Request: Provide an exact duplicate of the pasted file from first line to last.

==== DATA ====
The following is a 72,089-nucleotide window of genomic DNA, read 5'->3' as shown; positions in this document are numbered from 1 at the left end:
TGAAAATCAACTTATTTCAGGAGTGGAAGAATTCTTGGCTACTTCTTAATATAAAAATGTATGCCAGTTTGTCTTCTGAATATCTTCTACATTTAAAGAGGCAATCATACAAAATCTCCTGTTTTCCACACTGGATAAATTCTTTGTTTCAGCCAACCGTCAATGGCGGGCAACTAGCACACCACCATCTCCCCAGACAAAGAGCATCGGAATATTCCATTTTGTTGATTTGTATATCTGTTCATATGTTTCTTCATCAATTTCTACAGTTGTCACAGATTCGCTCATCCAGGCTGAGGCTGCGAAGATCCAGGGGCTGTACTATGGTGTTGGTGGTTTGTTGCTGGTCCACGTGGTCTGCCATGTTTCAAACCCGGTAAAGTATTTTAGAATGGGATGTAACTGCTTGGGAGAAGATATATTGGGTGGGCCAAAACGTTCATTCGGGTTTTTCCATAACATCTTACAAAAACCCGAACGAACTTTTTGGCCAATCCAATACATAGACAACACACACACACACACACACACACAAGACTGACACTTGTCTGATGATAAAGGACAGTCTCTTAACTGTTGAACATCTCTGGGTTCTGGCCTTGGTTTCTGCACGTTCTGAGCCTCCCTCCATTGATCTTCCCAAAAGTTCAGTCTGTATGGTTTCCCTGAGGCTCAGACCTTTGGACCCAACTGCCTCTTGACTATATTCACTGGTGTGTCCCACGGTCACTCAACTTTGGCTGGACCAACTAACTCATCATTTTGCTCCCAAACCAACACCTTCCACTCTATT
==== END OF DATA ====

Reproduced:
The following is a 72,089-nucleotide window of genomic DNA, read 5'->3' as shown; positions in this document are numbered from 1 at the left end:
TGAAAATCAACTTATTTCAGGAGTGGAAGAATTCTTGGCTACTTCTTAATATAAAAATGTATGCCAGTTTGTCTTCTGAATATCTTCTACATTTAAAGAGGCAATCATACAAAATCTCCTGTTTTCCACACTGGATAAATTCTTTGTTTCAGCCAACCGTCAATGGCGGGCAACTAGCACACCACCATCTCCCCAGACAAAGAGCATCGGAATATTCCATTTTGTTGATTTGTATATCTGTTCATATGTTTCTTCATCAATTTCTACAGTTGTCACAGATTCGCTCATCCAGGCTGAGGCTGCGAAGATCCAGGGGCTGTACTATGGTGTTGGTGGTTTGTTGCTGGTCCACGTGGTCTGCCATGTTTCAAACCCGGTAAAGTATTTTAGAATGGGATGTAACTGCTTGGGAGAAGATATATTGGGTGGGCCAAAACGTTCATTCGGGTTTTTCCATAACATCTTACAAAAACCCGAACGAACTTTTTGGCCAATCCAATACATAGACAACACACACACACACACACACACACAAGACTGACACTTGTCTGATGATAAAGGACAGTCTCTTAACTGTTGAACATCTCTGGGTTCTGGCCTTGGTTTCTGCACGTTCTGAGCCTCCCTCCATTGATCTTCCCAAAAGTTCAGTCTGTATGGTTTCCCTGAGGCTCAGACCTTTGGACCCAACTGCCTCTTGACTATATTCACTGGTGTGTCCCACGGTCACTCAACTTTGGCTGGACCAACTAACTCATCATTTTGCTCCCAAACCAACACCTTCCACTCTATT